Drug companies exploit subsidies and tax breaks never intended for “blockbuster” medicines
Health experts at Johns Hopkins Medicine are calling on lawmakers and regulators to close loopholes in the Orphan Drug Act they claim give drug companies millions of dollars in unintended and misplaced subsidies and tax breaks and fuel skyrocketing medication costs.
Martin Makary, M.D., M.P.H. Credit: Johns Hopkins Medicine
In a commentary published Nov. 19 in the American Journal of Clinical Oncology, the authors argue that pharmaceutical companies are exploiting gaps in the law by claiming “orphan” status—a designation meant to encourage the development of drugs for rare diseases that affect fewer than 200,000 people in the United States. Yet many of these drugs, the authors say, end up being marketed for other, more common conditions, generating billions in profits.
“The industry has been gaming the system by slicing and dicing indications so that drugs qualify for lucrative orphan status benefits,” says author Martin Makary, M.D., M.P.H., professor of surgery at Johns Hopkins and a prominent health-care quality and safety expert. “As a result, funding support intended for rare disease medicine is diverted to fund the development of blockbuster drugs.”
The 1983 act was designed to encourage drug companies to develop treatments for so-called orphan diseases that would be unprofitable because of the limited market. The authors point out that legislation has accomplished that mission and sparked the development of lifesaving therapies for a constellation of rare disorders, including cystic fibrosis, muscular dystrophies and certain pediatric cancers.
However, the authors say, the law has also invited abuse.
Under the terms of the act, companies can receive federal taxpayer subsidies of up to half a million dollars a year for up to four years per drug, large tax credits and waivers of marketing application fees that can cost more than $2 million. In addition, the Food and Drug Administration (FDA) can grant companies seven years of marketing exclusivity for an orphan drug to ensure they recoup the costs of research and development.
Makary says companies exploit the law by initially listing only a single indication for a drug’s use — one narrow enough to qualify for “orphan” disease benefits. After FDA approval, however, some such drugs are marketed and used off label far more broadly, thus turning large profits.
“This is a financially toxic practice that is also unethical. It’s time to ensure that we also render it illegal,” says study co-author Michael Daniel, a research fellow in the Department of Surgery at Johns Hopkins. “The practice inflates drug prices and the costs are passed on to consumers in the form of higher health insurance premiums.”
For example, the authors say, the drug rituximab, was originally approved to treat follicular B-cell non-Hodgkin’s lymphoma, a disease that affects about 14,000 patients a year. The drug, however, is now also used to treat several other types of cancer, organ rejection following kidney transplantation and autoimmune diseases, including rheumatoid arthritis which affects 1.3 million Americans. Rituximab, marketed under several trade names, is the number-one selling medication approved as an orphan drug, the 12-th all-time drug best seller in the United States and generated $3.7 billion in domestic sales in 2014.
In fact, seven of the top 10 best-selling drugs in the United States for 2014 came on the market with an “orphan” designation, the authors say.
Of the 41 drugs approved by the FDA in 2014, 18 had orphan status designations, the researchers say, forecasting that in 2015, orphan drugs will generate sales totaling $107 billion. That number, they add, is expected to reach $176 billion by 2020. The projection, Makary says, represents a yearly growth rate of nearly 11 percent, or double the growth rate of the overall prescription drug market. The authors also cite data showing that by 2020, orphan drugs are expected to account for 19 percent of global prescription drug sales, up from 6 percent in the year 2000.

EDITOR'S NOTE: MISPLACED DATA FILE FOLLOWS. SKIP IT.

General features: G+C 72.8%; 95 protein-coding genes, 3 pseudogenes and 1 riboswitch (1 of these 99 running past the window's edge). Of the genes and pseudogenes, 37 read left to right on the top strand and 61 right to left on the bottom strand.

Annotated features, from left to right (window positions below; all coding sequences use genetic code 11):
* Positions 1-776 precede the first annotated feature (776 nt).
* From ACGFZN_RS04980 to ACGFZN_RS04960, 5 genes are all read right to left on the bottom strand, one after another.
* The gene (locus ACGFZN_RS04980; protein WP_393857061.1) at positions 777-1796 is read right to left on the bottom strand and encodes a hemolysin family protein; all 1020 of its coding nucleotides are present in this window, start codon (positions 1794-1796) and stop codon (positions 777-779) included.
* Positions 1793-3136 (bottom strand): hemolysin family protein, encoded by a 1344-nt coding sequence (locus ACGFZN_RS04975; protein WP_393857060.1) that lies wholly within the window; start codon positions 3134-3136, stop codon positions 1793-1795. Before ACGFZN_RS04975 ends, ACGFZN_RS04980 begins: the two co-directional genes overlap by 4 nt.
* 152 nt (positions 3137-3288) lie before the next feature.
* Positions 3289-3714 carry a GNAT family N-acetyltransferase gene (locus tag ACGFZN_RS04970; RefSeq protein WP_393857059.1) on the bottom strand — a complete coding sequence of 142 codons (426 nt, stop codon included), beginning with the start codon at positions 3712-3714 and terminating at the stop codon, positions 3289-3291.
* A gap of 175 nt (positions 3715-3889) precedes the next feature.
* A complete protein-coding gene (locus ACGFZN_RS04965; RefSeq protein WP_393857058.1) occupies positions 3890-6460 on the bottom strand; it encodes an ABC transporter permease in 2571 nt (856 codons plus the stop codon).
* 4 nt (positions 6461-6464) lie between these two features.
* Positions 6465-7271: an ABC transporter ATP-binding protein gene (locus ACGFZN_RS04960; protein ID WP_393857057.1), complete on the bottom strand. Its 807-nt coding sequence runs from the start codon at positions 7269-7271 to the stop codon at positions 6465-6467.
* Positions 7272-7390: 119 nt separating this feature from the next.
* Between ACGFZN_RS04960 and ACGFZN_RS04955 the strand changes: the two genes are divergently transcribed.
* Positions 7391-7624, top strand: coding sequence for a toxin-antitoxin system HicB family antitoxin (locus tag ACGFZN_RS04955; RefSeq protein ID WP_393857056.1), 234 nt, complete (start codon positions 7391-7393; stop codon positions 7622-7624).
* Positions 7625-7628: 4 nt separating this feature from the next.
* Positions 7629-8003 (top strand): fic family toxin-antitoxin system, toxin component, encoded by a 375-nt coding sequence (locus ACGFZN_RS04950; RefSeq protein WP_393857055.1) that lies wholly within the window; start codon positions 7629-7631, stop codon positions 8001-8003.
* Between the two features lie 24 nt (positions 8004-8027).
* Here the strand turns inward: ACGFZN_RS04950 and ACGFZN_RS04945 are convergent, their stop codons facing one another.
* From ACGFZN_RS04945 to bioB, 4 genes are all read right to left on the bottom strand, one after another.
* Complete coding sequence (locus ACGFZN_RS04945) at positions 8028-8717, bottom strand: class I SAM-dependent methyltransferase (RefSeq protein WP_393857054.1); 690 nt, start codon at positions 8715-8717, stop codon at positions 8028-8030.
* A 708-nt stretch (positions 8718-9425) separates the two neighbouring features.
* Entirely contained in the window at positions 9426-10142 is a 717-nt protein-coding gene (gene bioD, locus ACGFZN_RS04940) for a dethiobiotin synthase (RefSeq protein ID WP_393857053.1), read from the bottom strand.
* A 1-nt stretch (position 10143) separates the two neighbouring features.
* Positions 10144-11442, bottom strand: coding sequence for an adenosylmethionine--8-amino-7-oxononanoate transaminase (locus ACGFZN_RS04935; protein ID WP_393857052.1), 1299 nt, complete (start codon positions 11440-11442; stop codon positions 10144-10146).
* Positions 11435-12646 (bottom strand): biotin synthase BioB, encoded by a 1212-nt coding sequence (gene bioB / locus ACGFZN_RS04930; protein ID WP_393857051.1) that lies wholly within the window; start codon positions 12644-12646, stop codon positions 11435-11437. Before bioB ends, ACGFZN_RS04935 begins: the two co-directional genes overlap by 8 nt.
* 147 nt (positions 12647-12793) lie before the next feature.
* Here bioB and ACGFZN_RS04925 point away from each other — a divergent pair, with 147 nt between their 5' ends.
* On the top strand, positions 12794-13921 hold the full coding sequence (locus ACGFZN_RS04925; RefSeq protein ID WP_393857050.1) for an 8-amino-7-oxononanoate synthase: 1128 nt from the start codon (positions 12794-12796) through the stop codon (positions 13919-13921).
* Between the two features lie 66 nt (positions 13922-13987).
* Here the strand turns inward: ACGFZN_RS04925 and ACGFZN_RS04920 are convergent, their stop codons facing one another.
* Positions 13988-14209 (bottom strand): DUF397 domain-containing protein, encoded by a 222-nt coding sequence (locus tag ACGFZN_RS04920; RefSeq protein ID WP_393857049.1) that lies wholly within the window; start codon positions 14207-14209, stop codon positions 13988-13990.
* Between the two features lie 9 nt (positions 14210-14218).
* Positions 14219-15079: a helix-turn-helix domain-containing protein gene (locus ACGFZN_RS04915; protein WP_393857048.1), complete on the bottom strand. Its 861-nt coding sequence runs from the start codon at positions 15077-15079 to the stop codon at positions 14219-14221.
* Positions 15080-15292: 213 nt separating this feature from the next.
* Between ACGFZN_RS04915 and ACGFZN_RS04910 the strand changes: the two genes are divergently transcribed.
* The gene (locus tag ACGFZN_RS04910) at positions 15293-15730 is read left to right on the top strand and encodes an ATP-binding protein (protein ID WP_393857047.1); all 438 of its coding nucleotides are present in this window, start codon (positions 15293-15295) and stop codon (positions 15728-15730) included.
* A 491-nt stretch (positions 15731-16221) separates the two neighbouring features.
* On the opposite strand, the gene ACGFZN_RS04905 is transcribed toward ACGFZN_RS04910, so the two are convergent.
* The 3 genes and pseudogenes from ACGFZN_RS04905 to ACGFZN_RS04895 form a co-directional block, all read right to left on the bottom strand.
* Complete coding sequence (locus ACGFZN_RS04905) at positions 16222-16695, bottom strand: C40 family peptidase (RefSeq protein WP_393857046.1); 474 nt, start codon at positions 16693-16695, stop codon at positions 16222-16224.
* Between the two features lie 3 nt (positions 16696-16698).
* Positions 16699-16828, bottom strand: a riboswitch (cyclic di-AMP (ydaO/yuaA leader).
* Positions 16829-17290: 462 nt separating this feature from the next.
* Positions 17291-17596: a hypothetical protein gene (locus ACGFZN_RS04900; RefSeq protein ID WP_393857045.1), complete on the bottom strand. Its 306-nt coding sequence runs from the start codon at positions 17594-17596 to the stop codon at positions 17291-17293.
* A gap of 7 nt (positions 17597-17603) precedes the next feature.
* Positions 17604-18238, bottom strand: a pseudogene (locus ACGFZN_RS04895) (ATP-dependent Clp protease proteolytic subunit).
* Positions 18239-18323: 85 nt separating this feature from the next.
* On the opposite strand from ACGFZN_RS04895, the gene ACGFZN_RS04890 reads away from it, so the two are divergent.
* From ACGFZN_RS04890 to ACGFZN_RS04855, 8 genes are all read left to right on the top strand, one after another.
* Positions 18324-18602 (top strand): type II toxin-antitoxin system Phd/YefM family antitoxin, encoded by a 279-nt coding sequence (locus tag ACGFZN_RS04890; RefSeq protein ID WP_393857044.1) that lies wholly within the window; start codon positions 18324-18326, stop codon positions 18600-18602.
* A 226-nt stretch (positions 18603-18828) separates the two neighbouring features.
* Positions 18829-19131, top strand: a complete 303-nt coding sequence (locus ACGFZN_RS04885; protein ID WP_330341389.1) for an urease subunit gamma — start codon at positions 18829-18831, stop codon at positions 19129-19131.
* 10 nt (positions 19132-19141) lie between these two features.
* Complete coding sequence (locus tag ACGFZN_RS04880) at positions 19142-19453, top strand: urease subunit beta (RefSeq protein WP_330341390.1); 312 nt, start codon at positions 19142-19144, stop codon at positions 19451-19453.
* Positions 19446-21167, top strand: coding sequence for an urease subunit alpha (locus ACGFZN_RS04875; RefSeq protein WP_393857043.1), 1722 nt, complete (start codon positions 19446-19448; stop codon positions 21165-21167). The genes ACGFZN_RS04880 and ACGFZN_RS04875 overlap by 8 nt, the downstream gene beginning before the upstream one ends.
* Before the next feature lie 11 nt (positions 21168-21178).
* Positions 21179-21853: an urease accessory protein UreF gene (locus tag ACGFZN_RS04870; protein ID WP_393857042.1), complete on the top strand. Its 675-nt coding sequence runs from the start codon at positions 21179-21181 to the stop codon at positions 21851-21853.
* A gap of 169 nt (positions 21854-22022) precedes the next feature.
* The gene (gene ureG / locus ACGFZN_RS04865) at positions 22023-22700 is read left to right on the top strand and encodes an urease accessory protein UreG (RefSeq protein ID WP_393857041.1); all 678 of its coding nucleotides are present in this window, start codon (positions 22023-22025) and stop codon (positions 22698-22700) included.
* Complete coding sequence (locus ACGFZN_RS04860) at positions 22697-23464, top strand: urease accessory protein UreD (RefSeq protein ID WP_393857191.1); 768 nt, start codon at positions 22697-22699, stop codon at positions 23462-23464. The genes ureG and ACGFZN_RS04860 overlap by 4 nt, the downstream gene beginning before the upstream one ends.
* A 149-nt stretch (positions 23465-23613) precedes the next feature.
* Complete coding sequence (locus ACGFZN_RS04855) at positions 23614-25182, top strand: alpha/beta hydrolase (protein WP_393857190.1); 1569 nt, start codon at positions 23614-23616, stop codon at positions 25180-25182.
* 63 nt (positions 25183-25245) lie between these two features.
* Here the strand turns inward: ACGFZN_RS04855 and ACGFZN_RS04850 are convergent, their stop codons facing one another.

Although the reasons for this boom in orphan drugs are likely multifactorial, the authors concede, the exploitation of the orphan drug act is an important catalyst behind this trend, they say.
Because the orphan designation guarantees a seven-year exclusivity deal to market the drug and protects it from generic competition, the price tags for such medications often balloon rapidly. For example, the drug imatinib, for the treatment of chronic myelogenous leukemia was originally priced at $30,000 per year in 2001. By 2012, it cost $92,000 a year. The drug’s original designation was for CML only and would treat 9,000 patients a year in the United States. Subsequently the drug was given six additional orphan designations for various conditions, including gastric cancers and immune disorders.
Makary says the exclusivity clause in essence guarantees a hyperextended government-sponsored monopoly, making it hardly surprising that the median cost for orphan drugs is more than $98,000 per patient per year, compared with a median cost of just over $5,000 per patient per year for non-orphan status drugs.
Overall, nearly 15 percent of already approved orphan drugs subsequently add far more common diseases to their treatment repertoires.
Makary and team recommend that once a drug exceeds the basic tenets of the act — to treat fewer than 200,000 people — it should no longer receive government support or marketing exclusivity. This can be achieved, the authors say, through pricing negotiations, clauses that reduced marketing exclusivity and leveling of taxes once a medication becomes a blockbuster treatment for conditions not listed in the original FDA approval. Such measures would ensure that the spirit of the original act is followed while continuing to provide critical economic incentives for truly rare diseases, the authors conclude.